I did do singing lessons for a couple of years. It was a real struggle, like trying to unlearn and then relearn how to walk. I was taught by a man named Charles who was fantastic at coming up with strange new exercises to shock my voice into forgetting itself. It was slow going but I did learn early on that singing is a physical act and if you place your body in the right position it all just flows from there. That struck me as something to say about poetry as well. His favourite saying was 'sing into your boots.' I'm still trying to figure out exactly what that means.

I'm sure learning to sing has influenced how I write. In the dedication to practice and training if nothing else. Writing is a craft that takes muscle memory and patience. It's easy to forget that when reading a finished poem. It's the same with singing, people get discouraged when they hear a great singer but they had to practice too!

As for readings, I do try and slow down as much as possible. And the rhythm is important thing to concentrate on. Actually singing in a reading though? I'll leave that for others to do. Although I should try and figure out how to read a poem into my boots.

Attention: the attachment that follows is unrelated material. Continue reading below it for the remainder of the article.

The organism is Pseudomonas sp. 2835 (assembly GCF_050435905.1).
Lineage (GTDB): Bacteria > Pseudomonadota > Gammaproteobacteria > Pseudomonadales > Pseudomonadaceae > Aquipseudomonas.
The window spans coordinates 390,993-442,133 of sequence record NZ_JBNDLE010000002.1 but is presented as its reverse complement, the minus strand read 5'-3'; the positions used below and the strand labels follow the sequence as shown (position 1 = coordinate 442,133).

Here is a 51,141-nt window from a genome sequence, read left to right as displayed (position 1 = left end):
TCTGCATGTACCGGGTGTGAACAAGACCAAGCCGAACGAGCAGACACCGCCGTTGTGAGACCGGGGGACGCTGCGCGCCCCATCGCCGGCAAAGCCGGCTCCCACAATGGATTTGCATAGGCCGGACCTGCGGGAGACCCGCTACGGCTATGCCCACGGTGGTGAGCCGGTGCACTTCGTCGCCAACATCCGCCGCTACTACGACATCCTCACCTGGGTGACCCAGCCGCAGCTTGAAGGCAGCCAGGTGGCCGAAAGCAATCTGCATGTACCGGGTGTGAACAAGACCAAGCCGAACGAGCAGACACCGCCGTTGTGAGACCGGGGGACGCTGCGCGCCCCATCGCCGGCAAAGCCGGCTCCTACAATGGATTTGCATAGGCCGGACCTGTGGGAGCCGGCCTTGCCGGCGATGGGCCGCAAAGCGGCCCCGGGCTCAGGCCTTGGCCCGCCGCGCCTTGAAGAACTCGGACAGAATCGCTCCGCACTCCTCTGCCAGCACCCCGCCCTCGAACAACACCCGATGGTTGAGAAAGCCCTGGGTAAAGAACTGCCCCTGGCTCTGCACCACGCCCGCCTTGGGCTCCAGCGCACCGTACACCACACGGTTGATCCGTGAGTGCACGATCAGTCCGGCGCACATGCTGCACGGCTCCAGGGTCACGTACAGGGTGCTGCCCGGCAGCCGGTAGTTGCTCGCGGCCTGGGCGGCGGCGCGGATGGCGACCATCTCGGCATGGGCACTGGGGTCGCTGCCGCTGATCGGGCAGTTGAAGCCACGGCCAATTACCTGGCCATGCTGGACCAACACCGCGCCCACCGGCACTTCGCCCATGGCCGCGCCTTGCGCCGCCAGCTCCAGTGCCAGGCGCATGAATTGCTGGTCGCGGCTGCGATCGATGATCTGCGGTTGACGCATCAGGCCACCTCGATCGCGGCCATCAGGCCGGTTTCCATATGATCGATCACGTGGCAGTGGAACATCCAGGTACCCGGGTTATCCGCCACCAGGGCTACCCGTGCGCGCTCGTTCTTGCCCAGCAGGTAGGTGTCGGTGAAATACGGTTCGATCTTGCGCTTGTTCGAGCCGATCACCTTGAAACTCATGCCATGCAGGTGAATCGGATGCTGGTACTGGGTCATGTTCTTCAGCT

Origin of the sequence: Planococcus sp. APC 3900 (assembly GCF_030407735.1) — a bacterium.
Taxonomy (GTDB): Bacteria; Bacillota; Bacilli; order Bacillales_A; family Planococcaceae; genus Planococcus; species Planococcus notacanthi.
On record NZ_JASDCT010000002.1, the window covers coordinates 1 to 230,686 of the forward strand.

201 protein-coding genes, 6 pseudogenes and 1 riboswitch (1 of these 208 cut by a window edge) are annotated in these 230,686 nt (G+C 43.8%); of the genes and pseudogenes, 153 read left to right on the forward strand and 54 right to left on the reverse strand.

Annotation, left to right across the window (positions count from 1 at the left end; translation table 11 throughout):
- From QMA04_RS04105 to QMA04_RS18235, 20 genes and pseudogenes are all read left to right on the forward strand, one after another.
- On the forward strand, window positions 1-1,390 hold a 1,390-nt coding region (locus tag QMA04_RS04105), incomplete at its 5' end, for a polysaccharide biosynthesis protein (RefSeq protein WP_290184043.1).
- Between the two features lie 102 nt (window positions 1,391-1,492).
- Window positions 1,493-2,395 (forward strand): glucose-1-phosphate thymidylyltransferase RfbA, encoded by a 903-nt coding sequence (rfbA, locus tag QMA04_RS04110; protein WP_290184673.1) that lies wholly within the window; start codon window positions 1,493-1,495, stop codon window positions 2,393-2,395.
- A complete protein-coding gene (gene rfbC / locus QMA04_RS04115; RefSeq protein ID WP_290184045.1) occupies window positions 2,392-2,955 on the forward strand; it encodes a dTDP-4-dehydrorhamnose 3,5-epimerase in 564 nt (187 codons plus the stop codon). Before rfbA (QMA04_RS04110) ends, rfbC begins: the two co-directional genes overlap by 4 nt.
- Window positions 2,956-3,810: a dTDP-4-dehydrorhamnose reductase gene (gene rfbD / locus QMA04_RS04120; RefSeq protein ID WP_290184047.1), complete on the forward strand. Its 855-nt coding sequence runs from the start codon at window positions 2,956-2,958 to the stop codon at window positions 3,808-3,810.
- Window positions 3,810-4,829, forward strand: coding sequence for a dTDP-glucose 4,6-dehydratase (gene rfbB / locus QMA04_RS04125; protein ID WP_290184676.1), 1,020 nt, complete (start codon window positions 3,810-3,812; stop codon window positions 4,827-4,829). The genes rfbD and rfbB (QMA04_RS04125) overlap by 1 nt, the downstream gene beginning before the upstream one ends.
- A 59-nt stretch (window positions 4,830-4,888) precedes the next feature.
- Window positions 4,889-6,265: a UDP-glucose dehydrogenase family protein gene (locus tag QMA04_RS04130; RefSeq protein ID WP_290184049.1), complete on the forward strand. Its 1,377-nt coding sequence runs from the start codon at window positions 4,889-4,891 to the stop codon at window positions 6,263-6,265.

There are quite a few love poems in the book (‘All the love poems’, ‘Pins and needles’, the title poem, and, ‘In geological time') where you seem aware that you're writing a love poem, but you’re careful to avoid making any outright declarations. It’s almost a discomfort with the whole idea of the love poem. What is that discomfort about? 

I would describe 'In geological time' as more of a rocky sex poem than a love poem. And 'Pins and needles' is about the discomfort of a failed love more than anything else. I guess love can be a complicated beast and the poems reflect that.

Hinemoana Baker said to me once, when talking about one of my poems, 'Where is the love?' By which I think she meant that the intention of the poem should be celebration. I like that idea and I think that's true of the poems in this book. They are all in love with something and all declaring that love one way or another. Even if the L word doesn't appear directly, it's in there somewhere. I think that's how love works in real life too; it slips in when you're not looking for it.

'All the love poems' started out as a deliberate attempt at mockery. But then a reference to one of my favourite love poems, 'Strawberries' by Edwin Morgan, derailed the whole thing. So I guess that poem fell in love with me despite me doing my best to give it the cold shoulder. I feel redeemed by that one.